My ass is sore. On my ride down from San Francisco to Santa Cruz to meet up with my riding partner, Guillermo Payet, I discovered a few new things about my Honda CM400c. One is that the throttle vibrates and makes my hand a little numb. The other is that my bike is not a cruiser.
It is not ass friendly.
I spent some time, just north of Davenport, debating whether or not I can use words like “ass” in this blog. I’d decided yes, primarily because there’s no more satisfying way to express it. My ass is sore. And, I don’t think California farmers and our good friends (our intended audience) will mind such language. Guillermo has just agreed. “If they don’t like it, fuck 'em. It’s our blog”
Ok. So I guess “ass” is not a problem after all
I’ve just completed my first leg of this inaugural “Bike to Barn” motorcycle trip on my trusty M-Bike, which I began riding only last year. I now find myself in the home of Guillermo Payet, founder of LocalHarvest (www.LocalHarvest.org), and my riding companion for the next four days.
Guillermo will probably think I’m nuts. While he’s been geeking out, loading farm information into his new GPS and building the blog for this trip, I’ve been battling some pre-trip anxiety. I keep in mind, our collective goal is to get out and have an amazing journey, tell stories from the farm and meet the people Guillermo has been connecting with on LocalHarvest since 1999. However, I cannot lie, I have a personal agenda on this trip. It’s to complete it alive and functioning, with four limbs - much the way I was as I was bungying my sleeping bag to my bike in Sausalito this morning.
Guillermo shouldn’t have any pre-trip anxiety. He was riding bikes up mountains and along dirt roads in Lima, Peru when he was just 18. I asked him when he started riding bikes in his motherland, and he answered confidently, “As soon as my mom didn’t have any power to stop me.” Guillermo also has 700 more cc’s than I do with his ’95 BMW R11GS.
Now my mechanics, Jefferson and Charlie at Charlie’s Place in San Francisco, have assured me I’ll be ok on the coastal roads with my little engine. Just this morning, I was parked at a light on Gough, when a long dirty white 1970’s-ish car pulled alongside me. It was Jefferson, looking quite hungover with a cigarette dangling out of his mouth. “Tomorrow, this bike will be in LA!” I gave him a thumbs up. He looked M-bike up and down and still with his cigarette in his mouth muttered, “I think you’ll be ok.”
I really screwed myself by renting a 750 nighthawk in Maui last week – discovering how much a few extra Ccs can help stabilize a bike around curves and against wind.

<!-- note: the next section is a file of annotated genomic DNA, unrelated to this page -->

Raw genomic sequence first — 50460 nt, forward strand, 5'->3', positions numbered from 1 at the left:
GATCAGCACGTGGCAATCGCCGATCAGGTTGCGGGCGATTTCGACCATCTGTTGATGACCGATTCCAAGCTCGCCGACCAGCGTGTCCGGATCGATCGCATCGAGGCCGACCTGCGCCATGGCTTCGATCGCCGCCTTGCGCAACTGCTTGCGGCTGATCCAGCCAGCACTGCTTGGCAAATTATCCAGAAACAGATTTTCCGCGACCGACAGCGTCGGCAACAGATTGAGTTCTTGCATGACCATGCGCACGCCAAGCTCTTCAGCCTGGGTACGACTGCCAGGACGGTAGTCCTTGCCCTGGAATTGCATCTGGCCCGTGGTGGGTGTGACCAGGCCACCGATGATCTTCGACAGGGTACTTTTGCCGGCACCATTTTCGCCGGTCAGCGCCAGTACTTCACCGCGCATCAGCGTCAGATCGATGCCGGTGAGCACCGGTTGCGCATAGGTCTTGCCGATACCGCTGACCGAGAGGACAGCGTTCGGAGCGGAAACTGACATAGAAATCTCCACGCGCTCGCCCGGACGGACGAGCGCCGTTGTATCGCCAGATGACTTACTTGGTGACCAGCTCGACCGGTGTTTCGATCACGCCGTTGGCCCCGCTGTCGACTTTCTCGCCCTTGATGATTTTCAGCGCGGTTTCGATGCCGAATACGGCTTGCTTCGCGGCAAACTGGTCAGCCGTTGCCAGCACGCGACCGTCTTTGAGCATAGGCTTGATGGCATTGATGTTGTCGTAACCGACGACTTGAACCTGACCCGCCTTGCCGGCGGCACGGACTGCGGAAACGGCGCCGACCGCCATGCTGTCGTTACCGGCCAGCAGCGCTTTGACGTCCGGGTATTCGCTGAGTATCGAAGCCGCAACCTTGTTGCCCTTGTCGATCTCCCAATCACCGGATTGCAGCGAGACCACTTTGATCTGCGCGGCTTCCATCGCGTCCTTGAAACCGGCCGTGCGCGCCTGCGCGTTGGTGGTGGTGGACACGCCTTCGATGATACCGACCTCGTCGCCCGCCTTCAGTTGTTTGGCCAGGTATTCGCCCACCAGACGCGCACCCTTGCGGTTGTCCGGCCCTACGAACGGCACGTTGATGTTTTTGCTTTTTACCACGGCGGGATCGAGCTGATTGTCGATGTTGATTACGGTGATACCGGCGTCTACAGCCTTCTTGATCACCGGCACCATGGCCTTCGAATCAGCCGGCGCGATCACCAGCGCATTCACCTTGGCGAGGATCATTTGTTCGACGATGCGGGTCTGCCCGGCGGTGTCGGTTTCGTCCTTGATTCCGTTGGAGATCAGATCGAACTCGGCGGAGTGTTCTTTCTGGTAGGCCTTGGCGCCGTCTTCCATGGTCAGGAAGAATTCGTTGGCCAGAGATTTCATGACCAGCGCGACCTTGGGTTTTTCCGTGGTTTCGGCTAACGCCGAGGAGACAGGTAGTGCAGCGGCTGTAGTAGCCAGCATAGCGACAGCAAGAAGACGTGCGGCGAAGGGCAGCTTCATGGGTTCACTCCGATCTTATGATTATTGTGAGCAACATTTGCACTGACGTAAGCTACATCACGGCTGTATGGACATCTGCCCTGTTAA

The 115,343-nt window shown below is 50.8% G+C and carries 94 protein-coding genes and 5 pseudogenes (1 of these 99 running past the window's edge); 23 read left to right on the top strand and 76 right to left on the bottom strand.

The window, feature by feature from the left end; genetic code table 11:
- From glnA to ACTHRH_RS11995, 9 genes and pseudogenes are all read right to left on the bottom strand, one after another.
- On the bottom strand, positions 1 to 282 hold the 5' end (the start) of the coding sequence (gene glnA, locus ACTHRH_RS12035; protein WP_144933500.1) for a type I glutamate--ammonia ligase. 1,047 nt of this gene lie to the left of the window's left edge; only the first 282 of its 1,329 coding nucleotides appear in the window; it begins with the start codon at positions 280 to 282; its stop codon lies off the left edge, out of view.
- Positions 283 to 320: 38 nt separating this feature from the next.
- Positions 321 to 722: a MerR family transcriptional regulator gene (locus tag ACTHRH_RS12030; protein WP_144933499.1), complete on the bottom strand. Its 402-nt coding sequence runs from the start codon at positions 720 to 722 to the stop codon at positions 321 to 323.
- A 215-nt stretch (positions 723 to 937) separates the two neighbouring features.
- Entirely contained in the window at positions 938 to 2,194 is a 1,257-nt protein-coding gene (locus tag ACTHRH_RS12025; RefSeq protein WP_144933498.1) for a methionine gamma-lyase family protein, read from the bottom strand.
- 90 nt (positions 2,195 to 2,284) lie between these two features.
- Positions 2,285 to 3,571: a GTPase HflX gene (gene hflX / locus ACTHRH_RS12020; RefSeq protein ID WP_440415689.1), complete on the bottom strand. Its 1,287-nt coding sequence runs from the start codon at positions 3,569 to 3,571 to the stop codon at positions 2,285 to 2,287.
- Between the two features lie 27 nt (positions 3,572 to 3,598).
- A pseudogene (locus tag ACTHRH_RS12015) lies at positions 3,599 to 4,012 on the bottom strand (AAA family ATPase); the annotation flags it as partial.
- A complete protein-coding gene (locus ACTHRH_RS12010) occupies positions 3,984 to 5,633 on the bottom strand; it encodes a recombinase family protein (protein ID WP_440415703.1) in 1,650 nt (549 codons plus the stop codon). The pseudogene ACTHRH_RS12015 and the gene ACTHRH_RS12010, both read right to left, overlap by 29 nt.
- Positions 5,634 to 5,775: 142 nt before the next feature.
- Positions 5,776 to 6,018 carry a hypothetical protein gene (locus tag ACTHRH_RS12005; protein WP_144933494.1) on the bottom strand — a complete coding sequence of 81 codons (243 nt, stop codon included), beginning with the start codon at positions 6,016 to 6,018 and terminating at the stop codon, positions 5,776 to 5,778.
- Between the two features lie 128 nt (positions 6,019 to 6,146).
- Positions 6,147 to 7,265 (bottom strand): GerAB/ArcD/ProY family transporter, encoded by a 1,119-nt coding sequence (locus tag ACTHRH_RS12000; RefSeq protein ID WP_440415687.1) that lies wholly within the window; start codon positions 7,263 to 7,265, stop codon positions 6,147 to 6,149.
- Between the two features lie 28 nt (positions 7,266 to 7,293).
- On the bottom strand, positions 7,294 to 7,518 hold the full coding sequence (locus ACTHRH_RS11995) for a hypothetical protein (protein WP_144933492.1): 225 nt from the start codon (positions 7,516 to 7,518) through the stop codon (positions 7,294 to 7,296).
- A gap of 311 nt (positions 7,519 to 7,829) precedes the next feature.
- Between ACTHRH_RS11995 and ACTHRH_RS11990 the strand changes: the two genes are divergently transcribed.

Thank goodness I’m used to the gusts across Golden Gate Bridge, and have experienced the gut wrenching sideways pushing of my bike already. When I saw 50 foot trees bowing down to the coastal winds today, I gave myself over to the elements and drove without fear.
Guillermo has decided we’ll start heading south tonight, and will camp near Big Sur. We’re hoping to keep a lunch date tomorrow at the Coleman family farm in Carpenteria. Guillermo is running around packing and I’ve asked him if he ever gets pre-trip anxiety. Without pause, he answered. “Everytime I go somewhere, I think about my mortality. Because if you become too complacent, that’s when you plghhhhfp.”
My mom will be glad to hear that.
I think about my mortality. Last night on my houseboat, I almost choked on a piece of melon and I thought, would I rather die on my kitchen floor with a piece of unidentifiable melon in my throat, or on a 4 day motorcycle trip visiting family farms in coastal California?
Clearly, I’ve made that decision. And I want to keep in mind what incredible personal and professional opportunities are at hand here. One of the projects I have to complete for my job as Outreach Coordinator at Nextcourse, (http://www.nextcourse.org) is to help write our outreach program mission statement. We run programs teaching courses on cooking, nutrition and sustainable food systems for women in the SF County Jail and child-care givers in Visitacion Valley, and will be starting new programs with high school kids in San Francisco this fall.
I’ve been a little stuck, trying to concisely articulate the myriad things we do at Nextcourse, and what impact we have on the people we work with, as well as the greater food system. I had a realization this week, while attending the Food Alliance Roundtable at City Hall, that while refining our focus and educational offerings at Nextcourse, I need to also understand what needs exist - both the needs of the various entities of the food system community, and those of the populations we're trying to reach. Hopefully, this visit to the farms will help me see an even bigger piece of this intricate puzzle. It's the puzzle all of us who toil for food justice and sustainable food systems know must soon be put together.